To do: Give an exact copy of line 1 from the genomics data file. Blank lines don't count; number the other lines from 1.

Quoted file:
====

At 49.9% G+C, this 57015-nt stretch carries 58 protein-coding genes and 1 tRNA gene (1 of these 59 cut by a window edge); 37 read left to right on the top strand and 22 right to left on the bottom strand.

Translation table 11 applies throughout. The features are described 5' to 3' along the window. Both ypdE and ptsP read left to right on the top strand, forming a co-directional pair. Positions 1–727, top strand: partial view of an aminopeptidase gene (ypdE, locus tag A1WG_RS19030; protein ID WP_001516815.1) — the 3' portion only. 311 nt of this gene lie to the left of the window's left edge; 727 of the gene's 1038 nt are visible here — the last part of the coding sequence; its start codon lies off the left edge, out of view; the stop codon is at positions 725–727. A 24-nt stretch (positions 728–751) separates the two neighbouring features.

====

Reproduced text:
At 49.9% G+C, this 57015-nt stretch carries 58 protein-coding genes and 1 tRNA gene (1 of these 59 cut by a window edge); 37 read left to right on the top strand and 22 right to left on the bottom strand.